4. Shopping challenge: lavender/coral/mint wedges. Maybe peep toe. Maybe with ankle-strap/t-strap. $75 and under. Looking for shoes for attending spring/summer weddings. Thank you!

  5. Philly meetup? :

    Hi Ladies,

    Any Philly ‘r*ttes out there? Would love to have a meet up sometime!

  6. Someone please talk me out of buying this sweater. It’s been haunting me forever. And now it’s on sale and only left in my size! But I really shouldn’t be buying anything else this season. AHHHH!

  7. Thanks for the heads up. May have to visit nordy’s on lunch.

  8. Jessica Glitter :

    I have failed at Valentines Day this year…any last minute gift ideas for the dh?

  9. bar application :

    I think there’s been some discussion about mental health and bar applications here, so I just thought I would share this article about a recent DOJ opinion on whether asking certain questions could violate the ADA as food for thought:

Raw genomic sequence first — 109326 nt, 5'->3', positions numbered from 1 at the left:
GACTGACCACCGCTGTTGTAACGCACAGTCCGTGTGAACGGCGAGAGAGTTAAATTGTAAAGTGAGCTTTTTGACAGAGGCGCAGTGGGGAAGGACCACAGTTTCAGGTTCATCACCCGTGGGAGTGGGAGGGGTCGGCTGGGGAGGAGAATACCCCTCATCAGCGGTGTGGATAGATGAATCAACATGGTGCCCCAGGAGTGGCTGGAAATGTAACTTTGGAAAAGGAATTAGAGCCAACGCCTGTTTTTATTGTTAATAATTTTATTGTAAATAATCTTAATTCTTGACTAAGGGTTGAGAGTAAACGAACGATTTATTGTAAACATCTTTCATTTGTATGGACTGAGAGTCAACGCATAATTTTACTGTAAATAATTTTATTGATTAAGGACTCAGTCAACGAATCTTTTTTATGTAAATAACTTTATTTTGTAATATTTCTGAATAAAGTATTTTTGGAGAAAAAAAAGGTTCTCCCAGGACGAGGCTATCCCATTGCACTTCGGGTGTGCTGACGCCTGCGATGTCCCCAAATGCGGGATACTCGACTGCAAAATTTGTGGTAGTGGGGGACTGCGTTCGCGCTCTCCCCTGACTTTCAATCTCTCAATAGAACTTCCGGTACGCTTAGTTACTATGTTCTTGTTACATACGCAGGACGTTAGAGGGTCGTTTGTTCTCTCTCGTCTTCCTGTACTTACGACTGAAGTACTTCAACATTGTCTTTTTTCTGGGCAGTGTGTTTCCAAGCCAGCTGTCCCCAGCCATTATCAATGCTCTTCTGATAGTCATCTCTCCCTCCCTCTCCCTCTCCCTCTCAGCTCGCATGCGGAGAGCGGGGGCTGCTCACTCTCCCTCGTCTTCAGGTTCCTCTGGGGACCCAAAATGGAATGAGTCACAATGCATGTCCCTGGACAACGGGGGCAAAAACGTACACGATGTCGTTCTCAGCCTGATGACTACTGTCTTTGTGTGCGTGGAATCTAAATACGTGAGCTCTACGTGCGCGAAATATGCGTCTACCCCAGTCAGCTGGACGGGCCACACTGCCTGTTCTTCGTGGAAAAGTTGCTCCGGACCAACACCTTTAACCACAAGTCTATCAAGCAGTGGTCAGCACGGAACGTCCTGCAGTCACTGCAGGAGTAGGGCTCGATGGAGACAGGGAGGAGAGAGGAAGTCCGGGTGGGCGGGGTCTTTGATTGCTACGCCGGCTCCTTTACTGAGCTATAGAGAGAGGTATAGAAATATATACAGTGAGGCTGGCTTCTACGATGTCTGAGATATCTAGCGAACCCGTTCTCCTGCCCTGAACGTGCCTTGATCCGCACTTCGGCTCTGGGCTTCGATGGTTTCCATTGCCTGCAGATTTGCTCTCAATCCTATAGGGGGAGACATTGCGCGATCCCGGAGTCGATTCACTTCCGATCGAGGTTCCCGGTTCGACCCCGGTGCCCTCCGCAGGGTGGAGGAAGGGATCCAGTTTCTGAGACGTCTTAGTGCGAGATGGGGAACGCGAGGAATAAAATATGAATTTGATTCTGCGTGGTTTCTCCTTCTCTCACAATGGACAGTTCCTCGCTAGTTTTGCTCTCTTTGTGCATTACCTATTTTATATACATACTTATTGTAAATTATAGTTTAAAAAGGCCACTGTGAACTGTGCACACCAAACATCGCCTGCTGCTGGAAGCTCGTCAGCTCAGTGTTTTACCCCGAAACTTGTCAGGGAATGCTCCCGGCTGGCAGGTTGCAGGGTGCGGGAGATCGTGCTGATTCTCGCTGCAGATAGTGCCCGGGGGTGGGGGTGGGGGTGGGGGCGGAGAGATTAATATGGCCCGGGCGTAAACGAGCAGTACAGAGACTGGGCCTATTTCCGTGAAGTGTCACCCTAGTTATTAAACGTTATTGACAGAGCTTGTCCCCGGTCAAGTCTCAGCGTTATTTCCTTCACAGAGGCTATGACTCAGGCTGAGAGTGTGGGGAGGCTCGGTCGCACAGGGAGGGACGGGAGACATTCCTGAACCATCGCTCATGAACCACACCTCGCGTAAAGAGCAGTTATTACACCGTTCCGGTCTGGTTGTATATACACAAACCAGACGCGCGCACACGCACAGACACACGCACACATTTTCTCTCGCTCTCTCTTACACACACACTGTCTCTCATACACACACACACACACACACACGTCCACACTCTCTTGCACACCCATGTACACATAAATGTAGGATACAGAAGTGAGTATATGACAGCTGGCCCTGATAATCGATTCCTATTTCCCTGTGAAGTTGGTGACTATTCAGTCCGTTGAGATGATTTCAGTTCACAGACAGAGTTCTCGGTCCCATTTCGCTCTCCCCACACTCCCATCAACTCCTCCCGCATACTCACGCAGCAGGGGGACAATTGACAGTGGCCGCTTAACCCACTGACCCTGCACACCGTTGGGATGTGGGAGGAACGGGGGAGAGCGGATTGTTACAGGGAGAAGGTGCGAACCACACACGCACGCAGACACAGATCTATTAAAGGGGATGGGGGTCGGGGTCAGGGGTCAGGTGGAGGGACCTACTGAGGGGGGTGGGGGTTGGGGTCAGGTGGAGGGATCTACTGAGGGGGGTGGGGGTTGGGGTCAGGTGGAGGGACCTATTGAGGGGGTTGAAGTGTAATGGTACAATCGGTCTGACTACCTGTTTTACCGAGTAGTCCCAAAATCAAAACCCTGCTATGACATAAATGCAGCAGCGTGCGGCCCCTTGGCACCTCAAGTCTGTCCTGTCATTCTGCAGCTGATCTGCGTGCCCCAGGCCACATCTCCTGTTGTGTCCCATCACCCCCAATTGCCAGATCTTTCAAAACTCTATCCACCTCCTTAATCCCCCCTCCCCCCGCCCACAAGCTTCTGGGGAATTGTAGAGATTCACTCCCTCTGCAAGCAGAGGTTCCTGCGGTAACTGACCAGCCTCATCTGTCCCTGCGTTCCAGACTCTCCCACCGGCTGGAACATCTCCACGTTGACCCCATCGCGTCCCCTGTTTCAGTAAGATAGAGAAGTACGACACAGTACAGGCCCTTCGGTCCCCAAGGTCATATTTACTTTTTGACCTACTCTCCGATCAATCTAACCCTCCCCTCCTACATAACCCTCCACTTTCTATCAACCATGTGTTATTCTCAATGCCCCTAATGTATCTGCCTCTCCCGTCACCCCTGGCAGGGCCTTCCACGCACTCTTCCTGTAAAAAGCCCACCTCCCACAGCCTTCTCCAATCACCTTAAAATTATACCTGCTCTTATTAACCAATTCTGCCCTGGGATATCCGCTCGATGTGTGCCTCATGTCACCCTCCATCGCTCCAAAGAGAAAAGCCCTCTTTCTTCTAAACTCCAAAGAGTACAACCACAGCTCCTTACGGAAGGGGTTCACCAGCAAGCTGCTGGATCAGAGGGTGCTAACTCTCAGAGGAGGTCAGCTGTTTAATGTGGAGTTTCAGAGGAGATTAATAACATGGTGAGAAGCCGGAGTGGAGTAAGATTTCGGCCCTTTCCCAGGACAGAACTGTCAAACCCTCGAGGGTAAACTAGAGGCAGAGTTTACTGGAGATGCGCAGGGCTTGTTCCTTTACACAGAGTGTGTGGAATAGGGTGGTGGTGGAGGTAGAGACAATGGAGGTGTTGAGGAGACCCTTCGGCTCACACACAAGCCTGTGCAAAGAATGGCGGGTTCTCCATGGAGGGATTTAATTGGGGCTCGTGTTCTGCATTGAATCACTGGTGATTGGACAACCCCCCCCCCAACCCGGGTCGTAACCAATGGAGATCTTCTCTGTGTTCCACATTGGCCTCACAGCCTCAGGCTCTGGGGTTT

http://www.abajournal.com/news/article/doj_says_bar_officials_violated_ada_by_asking_applicants_too_much_about_the

    • SoCalAtty :

      I wish they would change their approach. I REFUSED to see a therapist about my insomnia during law school, until my Aunt’s therapist agreed to see me anonymously for cash. It really was real insomnia, and he fixed me right up and my grades skyrocketed. I shouldn’t have had to worry about seeing someone.

  10. DC Wonkette :